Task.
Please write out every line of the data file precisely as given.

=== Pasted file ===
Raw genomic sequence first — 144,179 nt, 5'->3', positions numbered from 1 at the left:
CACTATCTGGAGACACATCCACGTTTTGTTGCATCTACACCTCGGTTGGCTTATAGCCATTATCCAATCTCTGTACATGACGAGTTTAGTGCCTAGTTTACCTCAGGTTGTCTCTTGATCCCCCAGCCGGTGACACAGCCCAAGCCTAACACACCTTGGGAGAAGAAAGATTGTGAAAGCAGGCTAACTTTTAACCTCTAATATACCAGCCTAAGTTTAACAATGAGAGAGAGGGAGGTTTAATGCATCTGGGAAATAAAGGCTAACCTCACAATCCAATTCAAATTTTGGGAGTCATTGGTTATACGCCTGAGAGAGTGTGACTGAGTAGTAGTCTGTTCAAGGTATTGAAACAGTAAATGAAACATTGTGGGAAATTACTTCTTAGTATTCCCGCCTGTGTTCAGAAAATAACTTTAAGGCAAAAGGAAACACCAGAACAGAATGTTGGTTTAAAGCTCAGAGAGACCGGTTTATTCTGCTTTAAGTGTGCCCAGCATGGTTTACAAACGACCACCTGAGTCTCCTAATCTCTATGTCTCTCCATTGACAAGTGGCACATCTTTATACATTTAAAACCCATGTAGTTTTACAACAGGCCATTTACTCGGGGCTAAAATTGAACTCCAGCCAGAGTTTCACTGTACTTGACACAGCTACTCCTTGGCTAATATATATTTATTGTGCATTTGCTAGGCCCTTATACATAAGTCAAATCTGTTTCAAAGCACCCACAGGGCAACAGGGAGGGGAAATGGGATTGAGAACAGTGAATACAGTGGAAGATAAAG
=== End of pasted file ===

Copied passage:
Raw genomic sequence first — 144,179 nt, 5'->3', positions numbered from 1 at the left:
CACTATCTGGAGACACATCCACGTTTTGTTGCATCTACACCTCGGTTGGCTTATAGCCATTATCCAATCTCTGTACATGACGAGTTTAGTGCCTAGTTTACCTCAGGTTGTCTCTTGATCCCCCAGCCGGTGACACAGCCCAAGCCTAACACACCTTGGGAGAAGAAAGATTGTGAAAGCAGGCTAACTTTTAACCTCTAATATACCAGCCTAAGTTTAACAATGAGAGAGAGGGAGGTTTAATGCATCTGGGAAATAAAGGCTAACCTCACAATCCAATTCAAATTTTGGGAGTCATTGGTTATACGCCTGAGAGAGTGTGACTGAGTAGTAGTCTGTTCAAGGTATTGAAACAGTAAATGAAACATTGTGGGAAATTACTTCTTAGTATTCCCGCCTGTGTTCAGAAAATAACTTTAAGGCAAAAGGAAACACCAGAACAGAATGTTGGTTTAAAGCTCAGAGAGACCGGTTTATTCTGCTTTAAGTGTGCCCAGCATGGTTTACAAACGACCACCTGAGTCTCCTAATCTCTATGTCTCTCCATTGACAAGTGGCACATCTTTATACATTTAAAACCCATGTAGTTTTACAACAGGCCATTTACTCGGGGCTAAAATTGAACTCCAGCCAGAGTTTCACTGTACTTGACACAGCTACTCCTTGGCTAATATATATTTATTGTGCATTTGCTAGGCCCTTATACATAAGTCAAATCTGTTTCAAAGCACCCACAGGGCAACAGGGAGGGGAAATGGGATTGAGAACAGTGAATACAGTGGAAGATAAAG